Guest Blogs and Copyrights

Authors often build platform, audience, and recognition through articles and guest blogging.

Freelance articles, written either “for exposure” or for pay, need to be written pursuant to contracts that specify publication terms, copyright status, and other important information.

Guest blogs are normally written by verbal or email agreement (without a separate contract). This is fine, as long as both parties understand and agree upon the basic terms that govern the guest post.

Let’s look at a few principles authors should pay attention to when writing guest posts for blogs:

1. Maintain Ownership of Your Content. Make sure it’s clear that the guest post (and its copyright) belongs to you. If you’re not sure about the blog or website’s policy on this: ask, don’t assume. I’d never try to claim copyright in a guest blog–and most bloggers and authors I know wouldn’t, either–but not everyone follows the same set of ethics. When in doubt, ask (politely) so you know.

2. Get a Byline/Bio and Link to Your Blog or Website. Guest posts should always conclude with a brief (one-paragraph) bio that links to your website and/or the sales pages for your work. Many blogs will also include a headshot (if you provide one). If you’re putting in the effort to write a guest blog, you should definitely get credit for the work. This also ensures that your name is attached to the work, which helps prove copyright ownership.

3. Make Sure to Attribute Quotes and Other Appropriate Content. If you’re quoting (or paraphrasing) extensively from another work, or if your guest post contains content which should be footnoted or attributed, be sure to do so. Plagiarism and copyright laws apply to blog posts as well as to novels and other copyrightable content.

4. Don’t Use Photos in Guest Blogs Unless You’re Sure of Copyright Status & Permission. Copyright applies to photographs and art as well as words. You can’t just pull a photo off the Internet and use it without permission. Make sure all photos included in guest posts are copyright-released, licensed, or photos you took (and own) yourself.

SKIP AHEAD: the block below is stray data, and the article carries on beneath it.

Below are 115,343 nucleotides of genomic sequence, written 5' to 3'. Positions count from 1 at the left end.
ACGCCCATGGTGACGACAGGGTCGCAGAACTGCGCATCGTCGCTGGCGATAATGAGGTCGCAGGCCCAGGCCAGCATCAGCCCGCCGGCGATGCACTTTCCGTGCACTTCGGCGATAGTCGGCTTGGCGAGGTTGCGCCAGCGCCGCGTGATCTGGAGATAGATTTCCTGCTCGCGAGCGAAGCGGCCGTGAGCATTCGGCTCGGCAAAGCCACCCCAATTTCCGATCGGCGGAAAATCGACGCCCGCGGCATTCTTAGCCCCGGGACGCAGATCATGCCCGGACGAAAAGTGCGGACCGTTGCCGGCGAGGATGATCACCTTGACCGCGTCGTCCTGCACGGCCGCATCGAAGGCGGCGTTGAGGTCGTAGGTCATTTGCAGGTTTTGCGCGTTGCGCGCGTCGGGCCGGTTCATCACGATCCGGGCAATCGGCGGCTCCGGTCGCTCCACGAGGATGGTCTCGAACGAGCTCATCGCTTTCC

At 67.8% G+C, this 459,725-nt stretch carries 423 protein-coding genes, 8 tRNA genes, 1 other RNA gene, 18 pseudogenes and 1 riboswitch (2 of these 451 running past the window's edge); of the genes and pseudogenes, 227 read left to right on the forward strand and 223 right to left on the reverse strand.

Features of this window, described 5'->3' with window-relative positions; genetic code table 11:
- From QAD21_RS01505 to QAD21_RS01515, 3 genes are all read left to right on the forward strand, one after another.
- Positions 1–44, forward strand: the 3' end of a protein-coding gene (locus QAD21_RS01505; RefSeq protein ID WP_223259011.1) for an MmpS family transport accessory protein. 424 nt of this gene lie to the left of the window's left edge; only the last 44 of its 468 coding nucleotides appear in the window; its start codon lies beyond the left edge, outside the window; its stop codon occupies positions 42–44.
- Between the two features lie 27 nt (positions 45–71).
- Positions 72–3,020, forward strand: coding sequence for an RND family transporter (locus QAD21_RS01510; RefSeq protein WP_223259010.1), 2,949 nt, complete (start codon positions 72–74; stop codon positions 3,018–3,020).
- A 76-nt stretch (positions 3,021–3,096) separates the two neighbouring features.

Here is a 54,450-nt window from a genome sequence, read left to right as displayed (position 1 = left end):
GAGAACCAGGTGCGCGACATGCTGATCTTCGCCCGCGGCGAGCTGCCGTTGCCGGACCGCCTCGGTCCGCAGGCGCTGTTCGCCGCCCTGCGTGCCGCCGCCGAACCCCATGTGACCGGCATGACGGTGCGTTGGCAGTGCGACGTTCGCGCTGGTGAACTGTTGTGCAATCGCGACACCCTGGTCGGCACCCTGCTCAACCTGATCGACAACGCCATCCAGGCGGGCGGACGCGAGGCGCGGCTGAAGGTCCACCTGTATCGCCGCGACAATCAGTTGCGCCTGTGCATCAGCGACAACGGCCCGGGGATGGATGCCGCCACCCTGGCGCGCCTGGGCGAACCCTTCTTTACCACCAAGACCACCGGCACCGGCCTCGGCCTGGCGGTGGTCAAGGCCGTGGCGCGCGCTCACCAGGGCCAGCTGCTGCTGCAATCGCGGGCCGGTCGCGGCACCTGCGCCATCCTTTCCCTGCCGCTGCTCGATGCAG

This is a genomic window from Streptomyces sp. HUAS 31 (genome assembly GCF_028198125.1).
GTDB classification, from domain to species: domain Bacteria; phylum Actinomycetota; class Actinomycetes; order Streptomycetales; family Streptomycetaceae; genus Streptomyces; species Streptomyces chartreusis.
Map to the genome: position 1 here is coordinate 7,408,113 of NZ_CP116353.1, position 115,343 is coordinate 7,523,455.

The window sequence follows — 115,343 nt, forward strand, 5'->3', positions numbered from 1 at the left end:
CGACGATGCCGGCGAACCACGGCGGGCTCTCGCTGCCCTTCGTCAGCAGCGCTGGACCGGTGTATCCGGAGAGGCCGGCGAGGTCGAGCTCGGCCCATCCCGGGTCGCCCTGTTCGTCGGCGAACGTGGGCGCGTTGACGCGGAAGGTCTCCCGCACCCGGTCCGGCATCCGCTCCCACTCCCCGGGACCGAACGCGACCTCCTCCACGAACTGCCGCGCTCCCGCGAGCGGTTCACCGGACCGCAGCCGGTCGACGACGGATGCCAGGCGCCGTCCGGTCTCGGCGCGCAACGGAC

A hint: when you’re out and about, use your phone (or camera) to take photos of things that might be useful in guest posts. Then, you can draw from your own “stock photo” library without needing to worry about copyright in the images.

5. Understand the Blogger’s Rules (or Guidelines) for Re-posting – and be Courteous. Some bloggers request “exclusivity,” which means you can’t re-post the content (on your blog or elsewhere). Exclusivity should be limited (if any) and last only for a reasonable time. 30-90 days is fairly standard. Even if the blogger doesn’t request exclusivity, it’s considered polite to refrain from re-using the content for at least a couple of weeks. (Personally, I wait at least a month before re-posting content.)

6. When You Do Re-Post, It’s Nice to Attribute. A link to the original blog (assuming the content is still live) and an acknowledgment that the post “originally appeared on [Name of Blog] on [date]” is a polite, and appropriate, thank-you to the blogger who gave you the guest spot.

7. Don’t Re-Use Guest Posts Without Disclosing The Fact to Hosts. Whether or not you own the copyright (and, therefore, the legal right to re-use) it’s impolite to offer a recycled “guest post” without disclosure.

8. Remember: Guest Blogging is About Building Relationships as Well as Maintaining Rights. You’re not likely to get invited back if you act like a jerk. (A rule which holds true in most aspects of life, and this is no exception.) Take the time to understand the host’s guidelines and expectations in advance. It often prevents problems down the line. Also, act courteously, even if things don’t go exactly as you planned. Sometimes posts go “live” later than expected. Sometimes blogs and Internet servers crash. Understanding and good manners go a long way toward getting problems corrected–and building mutually beneficial relationships with your hosts.

Note: these principles are not the same as the ones an author should use when writing for websites, magazines, or other outlets. These guidelines apply only to guest posts on blogs. Once you move into the realm of “freelance writing” the normal contract guidelines should apply, and you should get the terms in writing and in advance, to be sure you’re not inadvertently surrendering important rights.

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